The film Yury Olesha, aka “Writer” is about the Odessa-born novelist who wrote two of the most popular and inventive works of the 1920s, The Three Fat Men (1924) and Envy (1927), before falling into alcoholism and inactivity.
For Roma Liberov, Yury Olesha is symbolic of a failure to adjust to the new exigencies of Soviet literature: “He wanted a rich and easy life and he knew he was talented enough to have it. But after 1917 people wanted him to build a new culture, a new civilisation. And he was a weak man so he broke. From 1931 until the ‘50s he didn’t publish a single thing.”
Roman Liberov is a filmmaker, scriptwriter. He was born in Vilnius. Roman graduated from the faculty of nonfiction film of the Gerasimov Institute of Cinematography. He trained on the BBC channel, collaborated with Russian and foreign TV-channels as a scriptwriter, director and producer. He is working on the cycle of “writer’s films,” of which he’s already finished: “Yury Olesha called “the writer,”” “Conversation with the celestial” (to the jubilee of Joseph Brodsky), “One day of Zhora Vladimav,” “Written by Sergey Dovlatov,” “ILF&PETROV,” “Save my speech forever” (about Osip Mandelstam). The finalist of TEFI 2010, the participant of the best nonfiction TV-film program 2010 of the festivals “Lavr” and “Artdocfest.”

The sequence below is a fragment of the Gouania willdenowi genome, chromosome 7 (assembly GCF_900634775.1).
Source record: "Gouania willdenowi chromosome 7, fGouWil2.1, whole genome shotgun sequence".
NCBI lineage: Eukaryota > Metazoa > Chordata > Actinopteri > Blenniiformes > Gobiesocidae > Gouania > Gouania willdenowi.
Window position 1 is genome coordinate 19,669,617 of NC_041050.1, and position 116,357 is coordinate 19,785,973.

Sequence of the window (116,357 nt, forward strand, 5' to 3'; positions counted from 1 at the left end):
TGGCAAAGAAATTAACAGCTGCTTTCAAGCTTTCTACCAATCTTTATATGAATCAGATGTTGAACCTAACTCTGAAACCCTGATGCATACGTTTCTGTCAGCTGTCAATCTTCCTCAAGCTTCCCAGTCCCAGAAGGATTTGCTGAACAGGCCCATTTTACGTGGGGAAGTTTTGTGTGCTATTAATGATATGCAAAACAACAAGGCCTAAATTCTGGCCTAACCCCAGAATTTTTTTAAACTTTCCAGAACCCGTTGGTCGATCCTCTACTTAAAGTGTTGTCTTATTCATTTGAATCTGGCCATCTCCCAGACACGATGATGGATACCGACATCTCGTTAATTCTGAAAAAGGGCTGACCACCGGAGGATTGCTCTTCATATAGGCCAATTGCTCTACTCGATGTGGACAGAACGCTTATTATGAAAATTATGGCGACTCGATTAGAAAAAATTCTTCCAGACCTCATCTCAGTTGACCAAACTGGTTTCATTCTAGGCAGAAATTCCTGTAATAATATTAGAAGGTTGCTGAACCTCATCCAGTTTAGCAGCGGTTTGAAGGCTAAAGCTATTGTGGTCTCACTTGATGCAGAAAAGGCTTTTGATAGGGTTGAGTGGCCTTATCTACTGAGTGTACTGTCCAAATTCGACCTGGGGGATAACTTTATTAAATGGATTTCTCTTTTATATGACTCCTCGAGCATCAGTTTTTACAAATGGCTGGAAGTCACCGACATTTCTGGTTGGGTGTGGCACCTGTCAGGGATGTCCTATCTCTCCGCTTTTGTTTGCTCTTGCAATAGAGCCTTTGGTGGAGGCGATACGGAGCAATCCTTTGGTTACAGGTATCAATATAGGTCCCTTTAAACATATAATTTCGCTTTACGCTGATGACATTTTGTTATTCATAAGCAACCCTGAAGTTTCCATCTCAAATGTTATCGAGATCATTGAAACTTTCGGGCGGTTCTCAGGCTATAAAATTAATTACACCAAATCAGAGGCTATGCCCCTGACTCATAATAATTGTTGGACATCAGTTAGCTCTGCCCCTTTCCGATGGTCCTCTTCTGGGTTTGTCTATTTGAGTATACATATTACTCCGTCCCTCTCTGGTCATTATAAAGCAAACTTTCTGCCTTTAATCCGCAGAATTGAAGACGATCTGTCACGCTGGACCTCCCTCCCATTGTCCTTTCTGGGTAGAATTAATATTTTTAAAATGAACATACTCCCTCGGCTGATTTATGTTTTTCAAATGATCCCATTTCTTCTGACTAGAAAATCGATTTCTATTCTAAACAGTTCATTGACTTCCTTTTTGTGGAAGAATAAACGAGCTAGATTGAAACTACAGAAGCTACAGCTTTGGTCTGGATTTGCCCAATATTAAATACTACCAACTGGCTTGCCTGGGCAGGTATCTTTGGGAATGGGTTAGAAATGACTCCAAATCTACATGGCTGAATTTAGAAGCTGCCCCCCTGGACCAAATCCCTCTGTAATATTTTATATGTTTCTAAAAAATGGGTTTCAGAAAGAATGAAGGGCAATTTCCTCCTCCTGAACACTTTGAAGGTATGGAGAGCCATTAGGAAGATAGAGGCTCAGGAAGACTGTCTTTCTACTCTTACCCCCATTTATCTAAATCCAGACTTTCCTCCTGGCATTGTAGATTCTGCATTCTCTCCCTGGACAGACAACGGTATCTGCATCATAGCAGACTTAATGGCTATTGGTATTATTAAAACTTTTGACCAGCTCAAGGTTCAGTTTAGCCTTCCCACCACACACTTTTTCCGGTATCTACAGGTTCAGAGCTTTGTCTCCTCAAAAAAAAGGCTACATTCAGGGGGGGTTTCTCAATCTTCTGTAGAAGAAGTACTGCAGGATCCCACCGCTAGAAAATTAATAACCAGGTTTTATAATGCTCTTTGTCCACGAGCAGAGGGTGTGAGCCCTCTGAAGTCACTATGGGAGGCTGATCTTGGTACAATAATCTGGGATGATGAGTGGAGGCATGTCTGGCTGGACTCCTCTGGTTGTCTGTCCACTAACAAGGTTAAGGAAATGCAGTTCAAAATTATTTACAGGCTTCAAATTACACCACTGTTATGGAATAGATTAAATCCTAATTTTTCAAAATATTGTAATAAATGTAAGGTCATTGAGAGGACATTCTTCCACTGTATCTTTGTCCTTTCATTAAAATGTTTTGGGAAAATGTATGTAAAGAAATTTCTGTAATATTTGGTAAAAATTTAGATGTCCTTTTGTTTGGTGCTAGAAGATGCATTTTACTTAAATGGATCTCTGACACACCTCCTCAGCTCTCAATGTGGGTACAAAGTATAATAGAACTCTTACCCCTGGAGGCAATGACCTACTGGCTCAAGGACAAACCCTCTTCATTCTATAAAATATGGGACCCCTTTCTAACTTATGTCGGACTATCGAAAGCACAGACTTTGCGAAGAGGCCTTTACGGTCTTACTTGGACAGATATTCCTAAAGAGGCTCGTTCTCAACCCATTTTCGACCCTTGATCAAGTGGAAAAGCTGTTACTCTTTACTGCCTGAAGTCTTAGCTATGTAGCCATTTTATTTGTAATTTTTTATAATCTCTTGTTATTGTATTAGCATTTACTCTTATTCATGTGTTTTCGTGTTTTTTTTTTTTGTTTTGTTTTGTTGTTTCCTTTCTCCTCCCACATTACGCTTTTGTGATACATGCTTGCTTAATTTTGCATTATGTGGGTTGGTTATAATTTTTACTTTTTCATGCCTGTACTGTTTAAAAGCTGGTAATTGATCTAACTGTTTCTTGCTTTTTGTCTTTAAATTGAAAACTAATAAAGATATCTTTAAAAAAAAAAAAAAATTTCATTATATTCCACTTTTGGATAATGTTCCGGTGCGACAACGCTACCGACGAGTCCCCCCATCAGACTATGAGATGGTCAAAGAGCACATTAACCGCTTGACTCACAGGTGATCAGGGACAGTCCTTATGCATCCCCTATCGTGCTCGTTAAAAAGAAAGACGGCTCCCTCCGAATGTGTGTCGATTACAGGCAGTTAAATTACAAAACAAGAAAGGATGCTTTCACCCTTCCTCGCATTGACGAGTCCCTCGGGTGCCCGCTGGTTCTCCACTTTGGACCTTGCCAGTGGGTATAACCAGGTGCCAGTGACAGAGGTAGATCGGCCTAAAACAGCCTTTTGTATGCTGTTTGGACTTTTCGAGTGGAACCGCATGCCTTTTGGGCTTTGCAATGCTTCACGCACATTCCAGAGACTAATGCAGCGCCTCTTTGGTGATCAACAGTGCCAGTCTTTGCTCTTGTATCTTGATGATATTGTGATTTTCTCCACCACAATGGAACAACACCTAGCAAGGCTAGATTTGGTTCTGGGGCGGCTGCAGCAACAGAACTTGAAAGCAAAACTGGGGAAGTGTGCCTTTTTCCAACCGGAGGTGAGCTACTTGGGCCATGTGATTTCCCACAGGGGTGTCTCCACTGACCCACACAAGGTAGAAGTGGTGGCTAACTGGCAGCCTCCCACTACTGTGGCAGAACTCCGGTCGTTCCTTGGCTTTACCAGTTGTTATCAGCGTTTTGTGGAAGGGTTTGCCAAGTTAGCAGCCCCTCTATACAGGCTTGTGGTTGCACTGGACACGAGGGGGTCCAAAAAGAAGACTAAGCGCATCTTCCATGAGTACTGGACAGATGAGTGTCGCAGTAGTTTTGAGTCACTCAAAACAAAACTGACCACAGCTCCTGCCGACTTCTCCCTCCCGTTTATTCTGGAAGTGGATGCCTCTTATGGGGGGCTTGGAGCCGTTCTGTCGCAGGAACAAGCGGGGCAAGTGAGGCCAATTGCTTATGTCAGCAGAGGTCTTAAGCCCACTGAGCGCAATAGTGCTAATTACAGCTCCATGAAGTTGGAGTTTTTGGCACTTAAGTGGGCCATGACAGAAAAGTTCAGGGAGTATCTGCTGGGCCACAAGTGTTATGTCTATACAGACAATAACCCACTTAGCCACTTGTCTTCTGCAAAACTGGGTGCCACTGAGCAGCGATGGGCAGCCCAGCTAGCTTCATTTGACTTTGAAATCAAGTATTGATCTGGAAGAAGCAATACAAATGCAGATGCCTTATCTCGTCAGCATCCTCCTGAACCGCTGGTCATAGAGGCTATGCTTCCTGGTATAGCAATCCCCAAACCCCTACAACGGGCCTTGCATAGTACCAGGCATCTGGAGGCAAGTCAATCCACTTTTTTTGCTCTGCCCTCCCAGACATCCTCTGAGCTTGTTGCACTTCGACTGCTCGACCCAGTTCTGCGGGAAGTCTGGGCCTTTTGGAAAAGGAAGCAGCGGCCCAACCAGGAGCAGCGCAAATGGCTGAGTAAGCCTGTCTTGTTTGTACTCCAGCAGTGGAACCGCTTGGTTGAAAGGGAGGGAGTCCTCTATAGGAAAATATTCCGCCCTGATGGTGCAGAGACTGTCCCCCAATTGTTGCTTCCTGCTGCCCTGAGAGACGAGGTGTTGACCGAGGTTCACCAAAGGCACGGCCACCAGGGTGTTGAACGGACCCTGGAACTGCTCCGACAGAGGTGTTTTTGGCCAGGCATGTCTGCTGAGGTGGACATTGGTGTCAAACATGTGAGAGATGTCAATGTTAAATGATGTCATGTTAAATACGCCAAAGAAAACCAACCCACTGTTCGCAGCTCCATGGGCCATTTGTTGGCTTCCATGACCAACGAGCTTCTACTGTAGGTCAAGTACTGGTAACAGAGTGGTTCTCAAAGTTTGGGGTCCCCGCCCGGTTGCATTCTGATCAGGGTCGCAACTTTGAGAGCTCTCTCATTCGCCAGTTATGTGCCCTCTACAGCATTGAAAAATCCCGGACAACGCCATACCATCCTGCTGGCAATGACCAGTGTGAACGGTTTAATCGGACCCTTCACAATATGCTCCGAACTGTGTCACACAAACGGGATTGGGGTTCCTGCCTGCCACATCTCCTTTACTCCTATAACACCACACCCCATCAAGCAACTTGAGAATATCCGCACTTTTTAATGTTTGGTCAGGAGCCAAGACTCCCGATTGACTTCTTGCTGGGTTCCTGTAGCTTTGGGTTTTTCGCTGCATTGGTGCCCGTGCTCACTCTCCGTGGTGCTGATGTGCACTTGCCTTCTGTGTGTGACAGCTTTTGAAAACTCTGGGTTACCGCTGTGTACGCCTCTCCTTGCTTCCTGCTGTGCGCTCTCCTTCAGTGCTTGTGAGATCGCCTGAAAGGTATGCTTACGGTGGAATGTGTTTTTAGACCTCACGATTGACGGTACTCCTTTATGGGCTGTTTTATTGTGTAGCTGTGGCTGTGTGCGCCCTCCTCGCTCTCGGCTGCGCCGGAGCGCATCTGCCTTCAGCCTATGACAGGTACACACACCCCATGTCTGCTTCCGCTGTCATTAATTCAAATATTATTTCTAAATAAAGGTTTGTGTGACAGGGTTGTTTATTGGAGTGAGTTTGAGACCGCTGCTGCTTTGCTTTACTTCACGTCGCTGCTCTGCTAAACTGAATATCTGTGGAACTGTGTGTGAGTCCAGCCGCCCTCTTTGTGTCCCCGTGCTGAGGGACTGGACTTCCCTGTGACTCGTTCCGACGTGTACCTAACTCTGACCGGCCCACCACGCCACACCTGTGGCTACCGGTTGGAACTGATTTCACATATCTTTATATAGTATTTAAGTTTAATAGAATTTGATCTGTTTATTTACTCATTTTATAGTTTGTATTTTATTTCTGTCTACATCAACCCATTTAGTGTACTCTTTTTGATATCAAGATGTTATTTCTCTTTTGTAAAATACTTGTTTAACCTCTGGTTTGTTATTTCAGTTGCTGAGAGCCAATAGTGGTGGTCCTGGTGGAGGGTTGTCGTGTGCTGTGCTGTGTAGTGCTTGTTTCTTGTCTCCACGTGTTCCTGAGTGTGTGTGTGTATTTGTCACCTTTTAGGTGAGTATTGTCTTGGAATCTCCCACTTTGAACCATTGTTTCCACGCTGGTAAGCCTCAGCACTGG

The film will be in Russian with English subtitles. This is a joint event with ARCC. The screening will be followed by a short Q&A with the director Roma Liberov.